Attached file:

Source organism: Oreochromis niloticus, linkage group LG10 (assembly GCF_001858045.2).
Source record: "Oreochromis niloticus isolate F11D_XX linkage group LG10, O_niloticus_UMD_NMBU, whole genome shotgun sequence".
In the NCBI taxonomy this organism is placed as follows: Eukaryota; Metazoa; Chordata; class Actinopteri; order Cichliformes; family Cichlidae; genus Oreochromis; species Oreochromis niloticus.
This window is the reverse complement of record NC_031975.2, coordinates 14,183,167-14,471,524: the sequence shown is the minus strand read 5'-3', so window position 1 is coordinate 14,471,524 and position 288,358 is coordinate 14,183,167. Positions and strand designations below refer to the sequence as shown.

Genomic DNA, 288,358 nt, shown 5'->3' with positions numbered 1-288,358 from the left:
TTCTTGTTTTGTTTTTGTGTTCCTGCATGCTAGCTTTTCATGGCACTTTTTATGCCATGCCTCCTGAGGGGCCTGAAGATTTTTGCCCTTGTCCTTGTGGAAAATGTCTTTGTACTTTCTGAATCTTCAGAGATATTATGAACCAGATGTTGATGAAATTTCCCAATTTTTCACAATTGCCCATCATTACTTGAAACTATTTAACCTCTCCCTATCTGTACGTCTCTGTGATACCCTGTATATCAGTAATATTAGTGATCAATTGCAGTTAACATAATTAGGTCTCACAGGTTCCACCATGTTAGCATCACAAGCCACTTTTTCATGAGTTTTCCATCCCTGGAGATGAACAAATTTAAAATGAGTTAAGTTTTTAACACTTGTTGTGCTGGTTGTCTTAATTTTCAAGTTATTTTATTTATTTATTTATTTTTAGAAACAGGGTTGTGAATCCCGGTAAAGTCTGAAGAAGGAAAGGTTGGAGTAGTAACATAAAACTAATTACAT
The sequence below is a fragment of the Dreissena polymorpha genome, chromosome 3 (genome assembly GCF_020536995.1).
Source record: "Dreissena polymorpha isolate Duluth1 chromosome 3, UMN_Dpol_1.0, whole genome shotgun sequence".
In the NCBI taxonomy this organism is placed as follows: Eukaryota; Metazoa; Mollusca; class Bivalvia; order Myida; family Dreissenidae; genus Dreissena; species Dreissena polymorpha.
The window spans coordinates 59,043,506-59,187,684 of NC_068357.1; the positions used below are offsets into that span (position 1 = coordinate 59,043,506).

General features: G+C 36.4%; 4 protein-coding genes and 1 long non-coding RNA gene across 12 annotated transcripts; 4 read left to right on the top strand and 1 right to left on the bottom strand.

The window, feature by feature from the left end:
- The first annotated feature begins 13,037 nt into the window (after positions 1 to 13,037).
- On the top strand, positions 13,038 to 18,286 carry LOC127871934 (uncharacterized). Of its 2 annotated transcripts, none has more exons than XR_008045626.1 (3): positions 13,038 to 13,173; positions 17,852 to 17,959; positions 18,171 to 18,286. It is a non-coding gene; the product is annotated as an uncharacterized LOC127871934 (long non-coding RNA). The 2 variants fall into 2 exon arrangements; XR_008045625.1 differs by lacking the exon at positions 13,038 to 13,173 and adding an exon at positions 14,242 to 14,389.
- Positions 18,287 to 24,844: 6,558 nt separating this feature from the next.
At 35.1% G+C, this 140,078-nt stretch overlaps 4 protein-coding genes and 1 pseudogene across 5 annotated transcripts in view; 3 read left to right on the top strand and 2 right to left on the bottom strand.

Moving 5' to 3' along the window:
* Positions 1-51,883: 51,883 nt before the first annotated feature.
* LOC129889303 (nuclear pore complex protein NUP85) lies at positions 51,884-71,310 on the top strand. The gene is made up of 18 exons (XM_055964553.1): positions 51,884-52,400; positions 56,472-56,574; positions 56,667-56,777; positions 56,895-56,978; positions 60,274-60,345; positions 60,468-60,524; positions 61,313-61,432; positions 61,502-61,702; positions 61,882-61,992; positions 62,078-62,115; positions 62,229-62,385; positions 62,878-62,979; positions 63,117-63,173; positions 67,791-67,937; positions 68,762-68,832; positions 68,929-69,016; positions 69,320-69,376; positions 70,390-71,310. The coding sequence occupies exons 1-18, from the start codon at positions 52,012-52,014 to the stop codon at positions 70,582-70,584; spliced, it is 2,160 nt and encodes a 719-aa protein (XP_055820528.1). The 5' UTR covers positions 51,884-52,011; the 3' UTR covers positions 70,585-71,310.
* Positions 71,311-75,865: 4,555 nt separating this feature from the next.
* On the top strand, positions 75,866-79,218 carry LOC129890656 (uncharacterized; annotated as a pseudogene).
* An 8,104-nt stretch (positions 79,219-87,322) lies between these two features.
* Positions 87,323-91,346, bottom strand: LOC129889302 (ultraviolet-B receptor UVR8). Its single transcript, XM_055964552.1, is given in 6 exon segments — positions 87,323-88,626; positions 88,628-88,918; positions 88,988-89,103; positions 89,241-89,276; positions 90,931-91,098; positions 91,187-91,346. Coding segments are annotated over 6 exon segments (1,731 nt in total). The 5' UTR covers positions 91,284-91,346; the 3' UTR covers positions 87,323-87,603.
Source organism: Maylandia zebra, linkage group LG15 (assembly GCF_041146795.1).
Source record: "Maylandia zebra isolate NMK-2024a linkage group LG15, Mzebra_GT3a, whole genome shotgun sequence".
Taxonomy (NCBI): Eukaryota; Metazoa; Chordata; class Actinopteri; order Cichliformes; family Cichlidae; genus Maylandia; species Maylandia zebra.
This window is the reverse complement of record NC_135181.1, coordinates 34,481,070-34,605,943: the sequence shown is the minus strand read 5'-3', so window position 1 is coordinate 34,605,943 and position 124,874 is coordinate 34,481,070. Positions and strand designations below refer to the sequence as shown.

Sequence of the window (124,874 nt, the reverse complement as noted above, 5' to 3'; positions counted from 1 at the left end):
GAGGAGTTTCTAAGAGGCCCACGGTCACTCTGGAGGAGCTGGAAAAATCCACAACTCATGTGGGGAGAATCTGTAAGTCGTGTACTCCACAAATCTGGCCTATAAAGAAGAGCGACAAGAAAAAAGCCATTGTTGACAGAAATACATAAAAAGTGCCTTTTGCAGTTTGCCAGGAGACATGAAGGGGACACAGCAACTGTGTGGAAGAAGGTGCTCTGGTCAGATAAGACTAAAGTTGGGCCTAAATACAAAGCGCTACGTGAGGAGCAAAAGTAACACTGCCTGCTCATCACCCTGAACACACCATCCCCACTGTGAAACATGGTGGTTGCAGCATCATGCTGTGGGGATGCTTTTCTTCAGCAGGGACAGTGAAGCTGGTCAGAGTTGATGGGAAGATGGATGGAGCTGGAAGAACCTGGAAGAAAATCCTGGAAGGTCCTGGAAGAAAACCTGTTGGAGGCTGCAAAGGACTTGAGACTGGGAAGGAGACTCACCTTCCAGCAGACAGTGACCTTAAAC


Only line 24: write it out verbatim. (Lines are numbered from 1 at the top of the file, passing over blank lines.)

Source organism: Maylandia zebra, linkage group LG15 (assembly GCF_041146795.1).